Kfar HaHoresh

Prehistoric Mortuary Site

In the archaeology of the Holy Land, the cultures of the Neolithic period (8,500-4,300 B.C.) are often relegated to the nebulous realm of “prehistory,” a blanket term for those long eras of human history that lack written texts. This often leads to the misconception that such cultures are unknowable and incomprehensible to the modern mind and thus, less interesting.

Biblical Archaeology: From the Ground Down

How does a dig team work? What do archaeologists look for at a dig? In this documentary DVD, learn how excavators work and what we can learn from archaeology. More information.

But Neolithic sites like Kfar HaHoresh in the area of Nazareth in northern Israel are helping to debunk that myth. The site, which dates to the Pre-Pottery Neolithic B (PPNB), was originally thought to be a typical PPNB settlement, another example of an early Levantine agricultural village. Excavation, however, revealed that the site was actually a unique cultic center and burial ground for Neolithic villagers living in the area.
Since 1991, archaeologists working at the secluded site of Khfar HaHoresh have excavated more than 65 human burials, many deposited in unique cultic positions and contexts. In addition to several skulls decorated and covered with painted plaster, the cemetery held the body of a headless man that had been buried atop a massive pile of wild ox bones, as well as 50 human bones arranged in the shape of a wild animal. Dig director Nigel Goring-Morris suspects there are hundreds of fascinating burials still waiting to be discovered this season.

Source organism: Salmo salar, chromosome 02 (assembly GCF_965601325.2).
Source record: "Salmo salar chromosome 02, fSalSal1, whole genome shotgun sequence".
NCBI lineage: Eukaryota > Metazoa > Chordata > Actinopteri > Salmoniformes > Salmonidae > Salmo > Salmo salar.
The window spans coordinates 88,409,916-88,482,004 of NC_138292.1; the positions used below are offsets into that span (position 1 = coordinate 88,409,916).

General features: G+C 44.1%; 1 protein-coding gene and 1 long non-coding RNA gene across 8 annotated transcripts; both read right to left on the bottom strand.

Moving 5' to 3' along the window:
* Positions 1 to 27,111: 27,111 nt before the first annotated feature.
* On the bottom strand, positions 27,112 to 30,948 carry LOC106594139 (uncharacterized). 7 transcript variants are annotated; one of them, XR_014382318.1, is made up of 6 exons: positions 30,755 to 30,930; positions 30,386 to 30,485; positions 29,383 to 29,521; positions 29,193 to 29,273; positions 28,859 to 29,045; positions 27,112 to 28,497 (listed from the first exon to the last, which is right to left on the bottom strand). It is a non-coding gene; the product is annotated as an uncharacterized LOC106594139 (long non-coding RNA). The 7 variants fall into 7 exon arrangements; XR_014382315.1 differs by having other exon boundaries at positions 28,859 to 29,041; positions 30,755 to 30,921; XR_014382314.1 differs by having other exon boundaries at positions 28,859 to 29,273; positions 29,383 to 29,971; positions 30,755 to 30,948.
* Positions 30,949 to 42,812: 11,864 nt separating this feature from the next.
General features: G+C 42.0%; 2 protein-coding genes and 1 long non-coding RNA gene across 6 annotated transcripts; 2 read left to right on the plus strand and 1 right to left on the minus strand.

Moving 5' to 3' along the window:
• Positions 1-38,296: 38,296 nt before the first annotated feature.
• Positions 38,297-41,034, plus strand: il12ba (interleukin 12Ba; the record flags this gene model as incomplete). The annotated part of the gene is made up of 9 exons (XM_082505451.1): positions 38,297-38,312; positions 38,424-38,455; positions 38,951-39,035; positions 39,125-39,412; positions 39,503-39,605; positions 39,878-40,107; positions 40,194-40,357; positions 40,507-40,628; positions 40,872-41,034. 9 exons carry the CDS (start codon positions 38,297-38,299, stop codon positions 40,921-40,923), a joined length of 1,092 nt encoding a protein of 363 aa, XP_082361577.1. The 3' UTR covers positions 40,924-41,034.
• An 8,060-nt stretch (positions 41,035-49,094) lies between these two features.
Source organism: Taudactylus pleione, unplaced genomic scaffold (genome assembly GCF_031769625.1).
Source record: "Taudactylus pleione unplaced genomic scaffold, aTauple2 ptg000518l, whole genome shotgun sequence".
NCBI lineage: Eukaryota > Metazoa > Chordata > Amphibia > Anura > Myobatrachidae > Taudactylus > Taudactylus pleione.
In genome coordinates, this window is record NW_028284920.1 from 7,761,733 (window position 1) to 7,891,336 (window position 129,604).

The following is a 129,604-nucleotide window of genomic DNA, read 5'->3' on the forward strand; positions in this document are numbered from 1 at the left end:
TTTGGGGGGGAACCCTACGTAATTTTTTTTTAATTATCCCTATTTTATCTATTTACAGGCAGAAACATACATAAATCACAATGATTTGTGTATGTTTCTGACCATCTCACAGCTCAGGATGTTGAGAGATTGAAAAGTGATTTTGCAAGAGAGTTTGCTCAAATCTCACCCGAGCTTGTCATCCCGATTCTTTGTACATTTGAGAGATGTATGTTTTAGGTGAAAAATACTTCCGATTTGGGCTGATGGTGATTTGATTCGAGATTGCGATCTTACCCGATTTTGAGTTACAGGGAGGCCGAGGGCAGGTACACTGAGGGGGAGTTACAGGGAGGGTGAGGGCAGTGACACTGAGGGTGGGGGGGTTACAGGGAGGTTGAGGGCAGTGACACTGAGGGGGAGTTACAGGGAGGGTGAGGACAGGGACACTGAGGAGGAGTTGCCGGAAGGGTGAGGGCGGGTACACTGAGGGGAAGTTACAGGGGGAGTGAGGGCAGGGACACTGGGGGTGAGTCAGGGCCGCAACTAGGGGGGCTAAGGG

Participants will stay two to three in a room at the comfortable Kibbutz Kfar HaHoresh guesthouse.

Nigel Goring-Morris

Nigel Goring-MorrisDr. Nigel Goring-Morris is a professor of prehistoric archaeology at Hebrew University’s Institute of Archaeology. He has been the director of the Kfar HaHoresh excavations since 1991.

Dig Directors

Nigel Goring-Morris

Geographic Location

Nazareth Hills, Israel

Periods of Occupation

Pre-Pottery Neolithic B

Dates of the Dig

June 24 - August 3, 2012

Minimum Stay

Three weeks

Application Due

April 1, 2012

Cost

$500.00 per week, airfare not included

Academic Credit/Cost per Credit/Institution

Up to 6 credits - please check with director for further information

Accommodations

Kibbutz Mizra Guesthouse

Contact

Ms. Michal Birkenfield
Department of Perhistory
Institute of Archaeology
Mt. Scopus Campus
Hebrew University of Jerusalem
Telephone: 011-972-2-5882424
E-mail: Michal.birkenfeld@mail.huji.ac.il

Open for tours

Yes - appointment necessary